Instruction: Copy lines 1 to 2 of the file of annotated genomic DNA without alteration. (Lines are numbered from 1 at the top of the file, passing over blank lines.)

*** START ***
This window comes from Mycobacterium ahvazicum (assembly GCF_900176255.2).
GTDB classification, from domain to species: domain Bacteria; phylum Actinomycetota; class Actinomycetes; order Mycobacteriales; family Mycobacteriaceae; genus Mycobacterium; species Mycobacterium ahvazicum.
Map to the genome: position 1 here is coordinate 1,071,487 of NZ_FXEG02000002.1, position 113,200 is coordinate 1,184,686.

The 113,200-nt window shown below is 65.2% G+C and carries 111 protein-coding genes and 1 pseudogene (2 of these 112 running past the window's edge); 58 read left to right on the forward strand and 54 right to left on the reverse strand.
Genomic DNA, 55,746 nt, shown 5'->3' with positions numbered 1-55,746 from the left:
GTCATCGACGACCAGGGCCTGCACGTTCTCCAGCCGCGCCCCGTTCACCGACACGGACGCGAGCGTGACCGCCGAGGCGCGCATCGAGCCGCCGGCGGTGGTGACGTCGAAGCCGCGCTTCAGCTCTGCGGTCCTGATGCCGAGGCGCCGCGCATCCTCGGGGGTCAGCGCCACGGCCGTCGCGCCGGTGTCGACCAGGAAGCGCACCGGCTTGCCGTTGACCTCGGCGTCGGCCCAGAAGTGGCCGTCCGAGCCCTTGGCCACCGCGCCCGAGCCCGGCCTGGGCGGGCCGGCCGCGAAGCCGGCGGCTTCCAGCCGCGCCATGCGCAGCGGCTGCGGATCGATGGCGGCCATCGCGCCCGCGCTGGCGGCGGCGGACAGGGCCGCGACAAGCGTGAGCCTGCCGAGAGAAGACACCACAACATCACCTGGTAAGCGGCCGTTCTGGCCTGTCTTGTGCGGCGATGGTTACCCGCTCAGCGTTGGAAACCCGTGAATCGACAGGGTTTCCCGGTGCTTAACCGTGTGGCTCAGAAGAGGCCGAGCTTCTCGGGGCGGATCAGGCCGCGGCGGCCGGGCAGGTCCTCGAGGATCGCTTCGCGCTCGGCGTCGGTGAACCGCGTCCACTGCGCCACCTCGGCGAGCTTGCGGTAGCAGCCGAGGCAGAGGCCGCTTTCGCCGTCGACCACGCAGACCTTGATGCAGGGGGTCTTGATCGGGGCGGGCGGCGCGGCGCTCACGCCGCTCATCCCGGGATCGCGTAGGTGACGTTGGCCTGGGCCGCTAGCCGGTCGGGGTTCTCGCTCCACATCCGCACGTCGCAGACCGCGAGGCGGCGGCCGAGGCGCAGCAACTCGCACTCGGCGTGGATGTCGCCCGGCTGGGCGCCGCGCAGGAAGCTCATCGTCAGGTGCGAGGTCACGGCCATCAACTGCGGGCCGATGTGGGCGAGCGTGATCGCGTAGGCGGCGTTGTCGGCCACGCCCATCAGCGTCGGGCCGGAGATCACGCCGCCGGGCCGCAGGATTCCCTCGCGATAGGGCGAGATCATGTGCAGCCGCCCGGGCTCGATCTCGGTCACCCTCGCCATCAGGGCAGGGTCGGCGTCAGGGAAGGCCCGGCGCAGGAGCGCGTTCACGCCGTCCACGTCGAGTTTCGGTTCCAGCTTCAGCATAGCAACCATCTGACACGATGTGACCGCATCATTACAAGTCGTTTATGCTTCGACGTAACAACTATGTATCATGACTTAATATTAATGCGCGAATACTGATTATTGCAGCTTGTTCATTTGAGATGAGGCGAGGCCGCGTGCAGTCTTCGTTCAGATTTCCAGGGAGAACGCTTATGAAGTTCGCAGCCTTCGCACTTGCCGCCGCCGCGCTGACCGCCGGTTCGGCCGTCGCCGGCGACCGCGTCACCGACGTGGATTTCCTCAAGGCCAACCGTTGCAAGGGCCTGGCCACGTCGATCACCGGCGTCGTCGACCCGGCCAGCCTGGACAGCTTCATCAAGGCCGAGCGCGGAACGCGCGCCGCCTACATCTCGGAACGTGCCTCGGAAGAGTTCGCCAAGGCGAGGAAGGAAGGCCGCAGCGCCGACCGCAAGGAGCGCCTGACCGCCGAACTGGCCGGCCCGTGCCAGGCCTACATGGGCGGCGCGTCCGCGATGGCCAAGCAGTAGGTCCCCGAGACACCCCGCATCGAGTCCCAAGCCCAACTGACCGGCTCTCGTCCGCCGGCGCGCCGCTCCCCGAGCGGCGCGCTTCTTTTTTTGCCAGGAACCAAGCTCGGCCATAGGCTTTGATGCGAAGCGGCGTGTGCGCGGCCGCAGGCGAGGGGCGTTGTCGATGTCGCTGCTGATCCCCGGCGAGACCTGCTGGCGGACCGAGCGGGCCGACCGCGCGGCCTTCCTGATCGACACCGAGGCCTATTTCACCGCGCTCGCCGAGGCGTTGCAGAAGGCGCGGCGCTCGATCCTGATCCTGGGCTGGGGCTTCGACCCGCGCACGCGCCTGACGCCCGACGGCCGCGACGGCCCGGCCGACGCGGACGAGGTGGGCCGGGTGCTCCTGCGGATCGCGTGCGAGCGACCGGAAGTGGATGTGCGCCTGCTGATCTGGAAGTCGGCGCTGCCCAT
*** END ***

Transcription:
This window comes from Mycobacterium ahvazicum (assembly GCF_900176255.2).
GTDB classification, from domain to species: domain Bacteria; phylum Actinomycetota; class Actinomycetes; order Mycobacteriales; family Mycobacteriaceae; genus Mycobacterium; species Mycobacterium ahvazicum.